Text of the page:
An arresting era draws to a close

Station: Baltimore County police lose the Towson precinct house today but keep a host of memories.

January 29, 2001|By Tim Craig | Tim Craig,SUN STAFF

The Baltimore County Police Department is moving out of the Towson precinct station today, leaving behind a historic building that has become a cluttered, crime-fighting anachronism.

The Spanish colonial-style brick structure has been home to seven decades of officers and police commanders, who say it often resembled the station in the 1970s television comedy "Barney Miller."

Like Precinct 12 in the sitcom, the Towson station house was filthy, and served as a gathering place for a cast of eccentric characters, from gritty detectives to bizarre civilians.

"This is the place where you come back and [all of a sudden] remember all kinds of memories," said retired Officer Ernest Eugene Smith, 74, who was stationed there in the 1950s.

"Every Christmas it seemed like in that alley [behind the precinct] there would be a barrel of oysters," he recalled with bewilderment, as if he had only now begun wondering who left it.

After 73 years at 308 Washington Ave., the precinct station is relocating to a $5.1 million structure at Bosley and Susquehanna avenues. The new building will be open for business tomorrow.

The new two-story, 17,500-square-foot station house will be about twice the size of the Washington Avenue building. It will include seven holding cells, a bail hearing room with video cameras and an exercise room for officers.

While grateful that their pleas for a modern facility have been fulfilled, dozens of current and retired officers gathered at Washington Avenue station earlier this month to swap stories and gawk at artifacts that were found during moving preparations:

They were amazed that a rusty can that Detective Sgt. Joseph "Al" Burger used for chewing tobacco in the 1960s still sits on the front desk.

They laughed at a 1942 employment application that asked: "Do you have bunions on [your] feet?"

They told tales of officers bringing shotguns from home after the assassination of the Rev. Martin Luther King Jr. in 1968, thinking they would need the added firepower to protect Towson from the riots that had engulfed Baltimore.

They talked of the odder moments of police work, such as when a desk officer ended a vehicle pursuit in the early 1980s by running onto Washington Avenue and barricading the street with chairs.

They shared memories of a colorful parade of people walking into the station -- from naked women and men dressed as Santa Claus to criminals who confessed to crimes ranging from jaywalking to murder.

And they questioned what happened to "Agent 1096" (1096 is the police code for a person with mental problems), who would report to the precinct each day during the 1970s for instructions on where to watch traffic.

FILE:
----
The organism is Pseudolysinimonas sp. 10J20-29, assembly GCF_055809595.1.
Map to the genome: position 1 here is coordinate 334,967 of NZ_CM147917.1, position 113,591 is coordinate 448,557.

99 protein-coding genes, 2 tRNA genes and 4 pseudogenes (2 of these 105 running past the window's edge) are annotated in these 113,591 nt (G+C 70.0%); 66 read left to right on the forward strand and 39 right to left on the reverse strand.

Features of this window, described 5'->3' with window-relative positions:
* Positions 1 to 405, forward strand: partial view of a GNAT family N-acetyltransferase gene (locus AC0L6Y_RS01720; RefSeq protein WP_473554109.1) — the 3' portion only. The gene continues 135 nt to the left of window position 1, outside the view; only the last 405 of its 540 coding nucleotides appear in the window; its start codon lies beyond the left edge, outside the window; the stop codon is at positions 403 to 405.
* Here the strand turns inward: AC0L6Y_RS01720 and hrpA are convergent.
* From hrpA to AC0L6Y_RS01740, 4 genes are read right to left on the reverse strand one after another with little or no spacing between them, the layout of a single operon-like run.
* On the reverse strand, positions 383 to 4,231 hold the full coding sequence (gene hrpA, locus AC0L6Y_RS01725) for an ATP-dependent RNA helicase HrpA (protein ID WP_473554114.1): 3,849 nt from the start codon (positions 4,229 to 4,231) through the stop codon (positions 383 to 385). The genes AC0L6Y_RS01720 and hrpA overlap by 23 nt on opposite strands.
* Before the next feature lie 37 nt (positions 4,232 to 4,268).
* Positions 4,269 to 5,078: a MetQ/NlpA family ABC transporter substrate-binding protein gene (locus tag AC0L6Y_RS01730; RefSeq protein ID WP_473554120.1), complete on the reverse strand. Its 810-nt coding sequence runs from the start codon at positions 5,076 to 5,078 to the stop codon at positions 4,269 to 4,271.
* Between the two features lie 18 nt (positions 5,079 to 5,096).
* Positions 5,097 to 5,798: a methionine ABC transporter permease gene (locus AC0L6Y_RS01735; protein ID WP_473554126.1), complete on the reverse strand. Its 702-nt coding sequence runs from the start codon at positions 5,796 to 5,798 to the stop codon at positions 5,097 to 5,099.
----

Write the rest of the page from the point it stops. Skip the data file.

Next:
"It feels like the last show of `Seinfeld,'" Sgt. Wayne Howard said after four dozen current and retired officers posed for a group picture in front of the station recently.

Lt. Tim Caslin, who has spent about a third of his 30-year career in the Towson precinct, said, "The building itself means a lot, but it also means a lot because of the friendships ... that is your life."

The precinct house, which used to be called Towson Station, was built for $3,900 in 1927.

At the time, the building was the headquarters for the county's 46 officers. The county has almost 1,700 officers today. It also contained a cell block and a courtroom, according to the book "Baltimore County Police, 1874-1999," prepared by Maj. Michael J. McCleese and Cpl. Jay R. Lerch Jr., with contributions from many officers.

In 1940, when Oscar Grimes became chief of police, the county commissioners paid $869 to add a second floor to the Towson station, according to the book.

During World War II, sandbags were stacked two stories high around the station to protect it from enemy attack.

On New Year's Day 1947, a fire engulfed the cellblock, killing two men who had been charged with alcohol-related offenses.

Between 1940 and 1961 the county's population more than tripled and county officials moved police headquarters out of the Washington Avenue building.

But precinct operations remained there, crammed into a space about twice the size of the average Baltimore rowhouse.

"We should have been out of there a long time ago," said Cornelius J. Behan, who served as police chief from 1977 to 1993. "But there was tradition, and folks would not hear of it."

Over the years, conditions at the precinct deteriorated. Lead paint flaked from the walls, ceilings leaked and the heating system created saunalike conditions. Cockroaches established residence in the holding cell area.

Howard remembers inmates during the 1980s calling out in the middle of the night that "things were crawling on them." When officers turned the lights on, Howard said, hundreds of cockroaches would be climbing on the walls.

"We used to tell [prisoners] to call the [American Civil Liberties Union] because there was nothing we could do about the conditions," said Howard, who began working at Towson in 1975.

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